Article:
The collective American identity through the documentation of everyday people and locations
“Monumentalize” everyday subject matter
The Technical, Conceptual, and Formal – Liz Deschenes – Green Screen
A project of mine from 2001 is titled Green Screen Process. It’s a series of photographs that literally have green screens as their “subject matter.” The large green monochrome backdrop is a photograph, and could “act” as the thing that it is depicting. -What does the Camera know, but never capture?
In the ‘Passages’ (2009) series, nebulous large-scale colour prints confess their trajectory through an airport X-ray machine in the form of blurred lines and hazy irregularities. Echoing the processes of fingerprinting and body scans used in the increasingly politicized zone of the airport, the images are an appreciable evocation of the legislative and ideological transformations of a post- 9/11 world, as felt by every traveller. (The project is an intentional exercise stemming from an earlier accident, when film Beshty had taken of the deserted Iraqi Diplomatic Mission in Berlin was run through X-ray machines during his journey, and later shown at the 2008 Whitney Biennial.) They are also thoroughly charming abstract fields of fading colour: the new systems of corporeal degradation exercized in airports since September 2001, which establish a state of exception as a civic norm, are rendered oddly palatable.
Adam Broomberg and Oliver Chanarin have been concerned with Undisclosed images, and the ability to employ it as a technique to point out a kind of simplistic politically charged seeing that occurs in traditional war photography. Abstract photography could be understood as photography that is free of representational qualities, but that would assume it as having the same linear history alongside the history of abstraction in painting. In my understanding, there really is not abstract photography, except from our sloppy use of the term ‘abstract.’ We call something abstract the moment it references some gesture that we recognize from a modernist painting, or if the photo doesn’t disclose to us right away what it is. So, the phrase abstract photography usually means, “This image has not disclosed its meaning/sense to me right away.” Undisclosed, is a more precise term. It describes those images that offer us objects “defined by their concrete, material existence, referring to nothing outside themselves.” To be undisclosed does not mean that disclosure is not possible—it just means that at this moment in time, that is not what is going on. These images are unidsclosed, for the purpose of revealing. It only reveals what is truly there, what it truly going on in the war, by avoiding the representational qualities.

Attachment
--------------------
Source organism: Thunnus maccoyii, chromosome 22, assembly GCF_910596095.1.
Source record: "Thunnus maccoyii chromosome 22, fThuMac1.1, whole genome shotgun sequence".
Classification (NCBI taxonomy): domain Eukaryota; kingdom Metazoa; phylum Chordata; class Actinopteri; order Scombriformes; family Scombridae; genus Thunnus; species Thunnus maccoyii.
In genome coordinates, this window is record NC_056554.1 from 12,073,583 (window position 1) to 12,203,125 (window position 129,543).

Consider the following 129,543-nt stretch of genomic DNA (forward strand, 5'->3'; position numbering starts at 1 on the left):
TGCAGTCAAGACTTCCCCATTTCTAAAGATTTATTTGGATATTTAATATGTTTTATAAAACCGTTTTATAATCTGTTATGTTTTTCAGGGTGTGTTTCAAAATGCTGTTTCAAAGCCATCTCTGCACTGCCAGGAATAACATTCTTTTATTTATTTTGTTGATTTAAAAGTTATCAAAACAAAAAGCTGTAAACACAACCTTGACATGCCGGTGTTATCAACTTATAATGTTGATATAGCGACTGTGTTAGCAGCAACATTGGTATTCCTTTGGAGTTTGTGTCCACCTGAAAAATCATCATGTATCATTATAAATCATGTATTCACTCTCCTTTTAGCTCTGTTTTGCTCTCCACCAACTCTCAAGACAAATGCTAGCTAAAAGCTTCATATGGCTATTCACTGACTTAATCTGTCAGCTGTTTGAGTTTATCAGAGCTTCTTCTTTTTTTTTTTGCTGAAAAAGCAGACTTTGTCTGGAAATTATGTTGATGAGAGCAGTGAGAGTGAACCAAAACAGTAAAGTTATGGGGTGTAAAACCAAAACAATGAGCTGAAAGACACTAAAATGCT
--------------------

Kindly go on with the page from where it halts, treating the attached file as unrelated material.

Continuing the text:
John Hilliard – Camera recording its own condition.
John Hilliard – 60 Seconds of Light.
Both of these works are concerned with Light and its dual-function. Light discloses. Light conceals. Light, understood through the photographic processes, is has a dual-function. It is both that which reveals and that which conceals. The light in a photograph can make present the detail of something, but the absence of it can conceal something that we may know to be there. To bring it back to Gordon Matta-Clark, his Splitting work mimics the dual-function of light in photography. The saw that cut through the house both revealed a strip of light that echoed back to the domestic object that it once was and called forth a new understanding. Similarily, Hilliard is making work that reveals the functioning of the camera in its creation. Splitting cannot be understood apart from the act of the saw and what it did to the object that was there before the saw came into it. Hilliard’s work cannot be understood apart from the camera and its particular qualities of representation. The camera never records raw-data. The setting of the aperature, the shutter speed, etc… are all concerns of the photographer and could be called abstraction in the loose-sense.